May 132022
 

‘The Best Covers Ever’ series counts down our favorite covers of great artists.

stevie wonder covers

For some artists we look at for these lists, it seems like every time someone covered one their songs, it turned out pretty good. Leonard Cohen was like that; the quality of the average Cohen cover is fairly high. John Prine, too.

Stevie Wonder is not one of those artists.

It’s not his fault, or the fault of his songs, but his material often gets sucked into the same cocktail-jazz muck that fellow piano man Billy Joel’s does. Nothing wrong with that sort of lounge jazz-pop when done well – and there are a few times on this list when it is – but there’s a lot of mediocrity to wade through. Stevie’s performance and production skills are so sharp that, when placed in lesser hands, his songs can come off as sentimental shlock. All the “Isn’t She Lovely”s alone are so sugary sweet you feel like you’ll get diabetes.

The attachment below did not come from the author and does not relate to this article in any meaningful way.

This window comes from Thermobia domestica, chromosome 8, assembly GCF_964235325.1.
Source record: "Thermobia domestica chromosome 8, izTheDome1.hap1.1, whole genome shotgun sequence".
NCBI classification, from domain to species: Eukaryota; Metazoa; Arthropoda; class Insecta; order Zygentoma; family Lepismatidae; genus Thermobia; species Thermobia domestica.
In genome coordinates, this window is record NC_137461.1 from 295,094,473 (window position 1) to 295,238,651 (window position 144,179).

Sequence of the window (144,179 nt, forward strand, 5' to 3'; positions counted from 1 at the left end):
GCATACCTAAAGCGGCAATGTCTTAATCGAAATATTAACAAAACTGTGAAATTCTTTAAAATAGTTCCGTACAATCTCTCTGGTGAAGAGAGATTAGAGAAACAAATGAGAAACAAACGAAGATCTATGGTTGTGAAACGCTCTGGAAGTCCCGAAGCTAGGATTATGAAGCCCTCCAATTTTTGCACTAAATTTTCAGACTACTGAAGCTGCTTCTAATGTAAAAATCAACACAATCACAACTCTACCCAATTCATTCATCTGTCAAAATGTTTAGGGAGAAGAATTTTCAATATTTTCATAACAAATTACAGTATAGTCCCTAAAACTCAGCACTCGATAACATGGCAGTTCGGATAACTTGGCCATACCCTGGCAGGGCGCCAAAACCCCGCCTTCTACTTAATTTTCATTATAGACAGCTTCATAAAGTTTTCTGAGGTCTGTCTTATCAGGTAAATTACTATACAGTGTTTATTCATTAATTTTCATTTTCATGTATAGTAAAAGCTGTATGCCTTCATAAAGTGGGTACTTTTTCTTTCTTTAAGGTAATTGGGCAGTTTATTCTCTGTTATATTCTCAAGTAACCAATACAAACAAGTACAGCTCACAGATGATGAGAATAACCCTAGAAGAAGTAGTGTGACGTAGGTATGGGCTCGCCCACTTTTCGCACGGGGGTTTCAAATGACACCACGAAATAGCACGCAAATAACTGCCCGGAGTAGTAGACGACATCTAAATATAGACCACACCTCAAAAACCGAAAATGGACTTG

But here’s the good news: Covers of Stevie Wonder’s songs are so ubiquitous that, even when you weed out the bad and the just-okay, you’re still left with plenty of greatness. The fifty below span funk, bluegrass, rock, hip-hop, jam band, jazz, and into galaxies beyond. So here they are, signed, sealed, and delivered to knock you off your feet.

P.S. Join our Patreon to get this entire list – and every other Best Covers Ever – in playlist and MP3 formats!

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Apr 292022
 
best cover songs april 2022
Aimee Mann – Brooklyn (Steely Dan cover)

If you missed the whole brouhaha when Steely Dan dropped Aimee Mann as their opening act, it’s too long to recap here. To skip to the end, Mann tweeted, “All is forgiven if Donald [Fagan] just tells me what Brooklyn is about.” And he did! So, at a recent show at City Winery, she covered it. All does indeed appear to be forgiven. Continue reading »